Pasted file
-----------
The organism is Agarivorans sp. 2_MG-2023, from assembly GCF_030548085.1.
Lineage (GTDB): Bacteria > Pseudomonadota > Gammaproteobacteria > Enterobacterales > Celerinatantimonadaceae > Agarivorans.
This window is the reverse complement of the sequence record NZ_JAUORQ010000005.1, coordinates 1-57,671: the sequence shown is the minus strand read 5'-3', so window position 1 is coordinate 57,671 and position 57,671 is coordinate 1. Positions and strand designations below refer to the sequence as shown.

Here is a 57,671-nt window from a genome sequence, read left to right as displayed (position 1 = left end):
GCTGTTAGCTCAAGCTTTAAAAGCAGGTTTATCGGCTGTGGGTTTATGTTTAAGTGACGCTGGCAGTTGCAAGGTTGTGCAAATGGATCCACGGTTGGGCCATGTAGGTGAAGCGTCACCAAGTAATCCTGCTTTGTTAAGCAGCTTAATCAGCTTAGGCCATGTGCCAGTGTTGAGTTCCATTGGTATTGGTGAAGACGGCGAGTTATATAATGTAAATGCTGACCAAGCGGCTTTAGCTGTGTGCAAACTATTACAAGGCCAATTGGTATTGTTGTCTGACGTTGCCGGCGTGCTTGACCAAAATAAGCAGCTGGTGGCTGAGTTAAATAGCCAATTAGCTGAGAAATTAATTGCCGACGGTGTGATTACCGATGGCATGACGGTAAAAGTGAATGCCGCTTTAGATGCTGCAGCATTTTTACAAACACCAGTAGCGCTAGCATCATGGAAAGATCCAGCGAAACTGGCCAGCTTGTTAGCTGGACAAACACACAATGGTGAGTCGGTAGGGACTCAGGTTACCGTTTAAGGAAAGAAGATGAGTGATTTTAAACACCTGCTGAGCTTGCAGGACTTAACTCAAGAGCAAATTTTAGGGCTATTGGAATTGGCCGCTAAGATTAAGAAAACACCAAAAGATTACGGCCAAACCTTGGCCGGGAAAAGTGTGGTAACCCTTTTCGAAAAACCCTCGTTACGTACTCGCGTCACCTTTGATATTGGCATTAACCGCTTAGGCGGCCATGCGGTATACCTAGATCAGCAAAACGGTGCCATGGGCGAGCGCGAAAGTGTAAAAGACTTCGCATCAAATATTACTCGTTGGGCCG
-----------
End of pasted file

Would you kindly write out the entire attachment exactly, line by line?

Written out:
The organism is Agarivorans sp. 2_MG-2023, from assembly GCF_030548085.1.
Lineage (GTDB): Bacteria > Pseudomonadota > Gammaproteobacteria > Enterobacterales > Celerinatantimonadaceae > Agarivorans.
This window is the reverse complement of the sequence record NZ_JAUORQ010000005.1, coordinates 1-57,671: the sequence shown is the minus strand read 5'-3', so window position 1 is coordinate 57,671 and position 57,671 is coordinate 1. Positions and strand designations below refer to the sequence as shown.

Here is a 57,671-nt window from a genome sequence, read left to right as displayed (position 1 = left end):
GCTGTTAGCTCAAGCTTTAAAAGCAGGTTTATCGGCTGTGGGTTTATGTTTAAGTGACGCTGGCAGTTGCAAGGTTGTGCAAATGGATCCACGGTTGGGCCATGTAGGTGAAGCGTCACCAAGTAATCCTGCTTTGTTAAGCAGCTTAATCAGCTTAGGCCATGTGCCAGTGTTGAGTTCCATTGGTATTGGTGAAGACGGCGAGTTATATAATGTAAATGCTGACCAAGCGGCTTTAGCTGTGTGCAAACTATTACAAGGCCAATTGGTATTGTTGTCTGACGTTGCCGGCGTGCTTGACCAAAATAAGCAGCTGGTGGCTGAGTTAAATAGCCAATTAGCTGAGAAATTAATTGCCGACGGTGTGATTACCGATGGCATGACGGTAAAAGTGAATGCCGCTTTAGATGCTGCAGCATTTTTACAAACACCAGTAGCGCTAGCATCATGGAAAGATCCAGCGAAACTGGCCAGCTTGTTAGCTGGACAAACACACAATGGTGAGTCGGTAGGGACTCAGGTTACCGTTTAAGGAAAGAAGATGAGTGATTTTAAACACCTGCTGAGCTTGCAGGACTTAACTCAAGAGCAAATTTTAGGGCTATTGGAATTGGCCGCTAAGATTAAGAAAACACCAAAAGATTACGGCCAAACCTTGGCCGGGAAAAGTGTGGTAACCCTTTTCGAAAAACCCTCGTTACGTACTCGCGTCACCTTTGATATTGGCATTAACCGCTTAGGCGGCCATGCGGTATACCTAGATCAGCAAAACGGTGCCATGGGCGAGCGCGAAAGTGTAAAAGACTTCGCATCAAATATTACTCGTTGGGCCG